On Sunday, we three lads were taken into Farina to stop at the pub, so that we could catch the Monday morning train home. At dusk, we noticed a man coming down the Marree Road, wheeling a bike with a broken pedal. We were amazed as, at first, we thought he was an aboriginal, the first we had ever seen with a bike; however, he had been burnt black by the sun. He was Francis Birtles, the overland cyclist, a man who was making history. He was on his way from Port Darwin to Adelaide by bike, the first man to cross Australia from North to South in this way – a distance of over 2,000 miles, which was a wonderful feat.

That night, as we had an empty bed in our room, he was put in with us, and what a tale he had to tell! We sat up half the night to listen to his adventures; he told of his troubles with the hostile tribes in the Northern Territory, when he was lucky to escape with his life; the difficulties he had had crossing creeks and rivers; the problems of riding a bike with no roads, through sand and gibbers, and only the overland telegraph line to guide him. He was a brave man who, after finishing that trip, went on to other cross-country feats and later became an author, writing several books.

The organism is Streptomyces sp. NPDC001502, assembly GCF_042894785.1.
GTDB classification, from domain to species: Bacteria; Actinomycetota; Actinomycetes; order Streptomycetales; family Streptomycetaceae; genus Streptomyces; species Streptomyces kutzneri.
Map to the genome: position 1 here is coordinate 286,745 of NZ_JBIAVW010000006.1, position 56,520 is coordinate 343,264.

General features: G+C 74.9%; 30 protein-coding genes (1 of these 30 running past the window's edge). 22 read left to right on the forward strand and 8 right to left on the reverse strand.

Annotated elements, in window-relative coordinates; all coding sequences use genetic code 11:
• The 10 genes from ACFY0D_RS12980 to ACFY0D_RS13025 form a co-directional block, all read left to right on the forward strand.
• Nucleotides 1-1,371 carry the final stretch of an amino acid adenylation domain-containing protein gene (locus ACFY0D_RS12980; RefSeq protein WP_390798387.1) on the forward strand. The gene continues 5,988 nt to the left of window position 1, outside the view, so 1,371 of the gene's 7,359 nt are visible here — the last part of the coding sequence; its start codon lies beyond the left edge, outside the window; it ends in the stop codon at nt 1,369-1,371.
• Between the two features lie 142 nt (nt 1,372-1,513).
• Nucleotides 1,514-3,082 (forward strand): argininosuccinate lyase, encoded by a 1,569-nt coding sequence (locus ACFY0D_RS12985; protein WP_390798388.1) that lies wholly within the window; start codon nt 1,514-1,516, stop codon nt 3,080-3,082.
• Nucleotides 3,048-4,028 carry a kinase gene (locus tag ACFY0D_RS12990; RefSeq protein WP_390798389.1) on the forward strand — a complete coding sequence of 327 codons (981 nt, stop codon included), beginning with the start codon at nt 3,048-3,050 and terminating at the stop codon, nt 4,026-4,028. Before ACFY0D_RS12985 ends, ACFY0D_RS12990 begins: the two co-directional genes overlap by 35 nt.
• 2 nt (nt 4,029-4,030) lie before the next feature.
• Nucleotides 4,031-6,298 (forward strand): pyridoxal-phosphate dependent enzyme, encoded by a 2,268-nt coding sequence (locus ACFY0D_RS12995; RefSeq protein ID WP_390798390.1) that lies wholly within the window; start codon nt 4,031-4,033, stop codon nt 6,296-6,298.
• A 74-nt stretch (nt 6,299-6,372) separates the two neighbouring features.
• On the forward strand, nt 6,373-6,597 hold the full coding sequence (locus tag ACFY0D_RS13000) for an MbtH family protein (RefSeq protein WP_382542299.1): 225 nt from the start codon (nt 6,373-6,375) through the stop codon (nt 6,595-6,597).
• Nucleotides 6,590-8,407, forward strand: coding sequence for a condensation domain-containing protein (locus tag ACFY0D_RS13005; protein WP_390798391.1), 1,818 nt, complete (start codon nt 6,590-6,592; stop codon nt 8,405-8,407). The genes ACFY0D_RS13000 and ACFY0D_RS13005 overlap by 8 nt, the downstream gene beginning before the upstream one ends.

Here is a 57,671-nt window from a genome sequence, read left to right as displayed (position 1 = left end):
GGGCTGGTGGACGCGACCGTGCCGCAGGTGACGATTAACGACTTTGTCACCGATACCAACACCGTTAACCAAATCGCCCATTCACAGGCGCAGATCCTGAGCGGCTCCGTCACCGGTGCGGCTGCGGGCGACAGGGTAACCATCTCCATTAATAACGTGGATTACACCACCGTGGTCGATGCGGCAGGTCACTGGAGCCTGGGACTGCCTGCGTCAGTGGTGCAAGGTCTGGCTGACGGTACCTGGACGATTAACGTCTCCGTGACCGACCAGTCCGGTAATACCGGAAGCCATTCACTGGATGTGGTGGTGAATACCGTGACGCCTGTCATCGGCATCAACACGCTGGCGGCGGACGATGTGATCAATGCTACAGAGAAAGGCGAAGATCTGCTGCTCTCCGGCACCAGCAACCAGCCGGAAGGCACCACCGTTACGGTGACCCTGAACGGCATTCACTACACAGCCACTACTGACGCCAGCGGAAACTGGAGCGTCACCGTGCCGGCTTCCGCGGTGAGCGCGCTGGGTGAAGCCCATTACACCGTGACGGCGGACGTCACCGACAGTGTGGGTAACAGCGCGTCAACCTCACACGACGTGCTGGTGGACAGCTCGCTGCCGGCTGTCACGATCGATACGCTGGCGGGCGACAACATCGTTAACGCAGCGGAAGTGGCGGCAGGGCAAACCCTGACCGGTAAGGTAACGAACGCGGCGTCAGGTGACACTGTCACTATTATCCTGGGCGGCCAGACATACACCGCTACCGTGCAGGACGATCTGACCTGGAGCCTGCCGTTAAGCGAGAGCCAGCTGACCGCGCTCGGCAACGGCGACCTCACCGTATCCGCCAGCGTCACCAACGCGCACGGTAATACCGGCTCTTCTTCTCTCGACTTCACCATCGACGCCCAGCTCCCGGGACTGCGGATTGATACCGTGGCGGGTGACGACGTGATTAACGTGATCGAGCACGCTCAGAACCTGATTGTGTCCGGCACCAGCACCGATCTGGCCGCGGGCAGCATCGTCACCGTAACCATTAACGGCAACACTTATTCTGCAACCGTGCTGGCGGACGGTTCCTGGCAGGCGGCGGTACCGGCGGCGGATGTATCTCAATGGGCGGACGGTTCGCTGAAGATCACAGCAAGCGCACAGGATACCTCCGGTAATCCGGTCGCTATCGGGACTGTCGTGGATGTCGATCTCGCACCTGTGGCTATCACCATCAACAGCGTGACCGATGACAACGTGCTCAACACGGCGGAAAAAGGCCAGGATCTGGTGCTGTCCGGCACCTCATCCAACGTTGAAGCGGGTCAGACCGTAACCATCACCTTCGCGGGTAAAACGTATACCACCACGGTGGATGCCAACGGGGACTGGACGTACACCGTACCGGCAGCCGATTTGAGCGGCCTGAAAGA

We left next morning for home – I for Parachilna and the other two lads for Hawker. Our droving for that year was over, much to our disgust.

I don’t know whether meeting Francis Birtles had any effect, or not, but I still ride a bike.

The Blinman mine was discovered in the middle of the nineteenth century by a man named Blinman. After it was put into operation by several companies, it was closed down for a long period, but was finally reopened in 1902 by the Tasmanian Copper Company, with Mr. C.M. Henrie as manager. After a few years of prosperity, it was decided to open a smelter at Leigh Creek, so that they could utilise the coalfields for their steam-engines – but they never turned a wheel.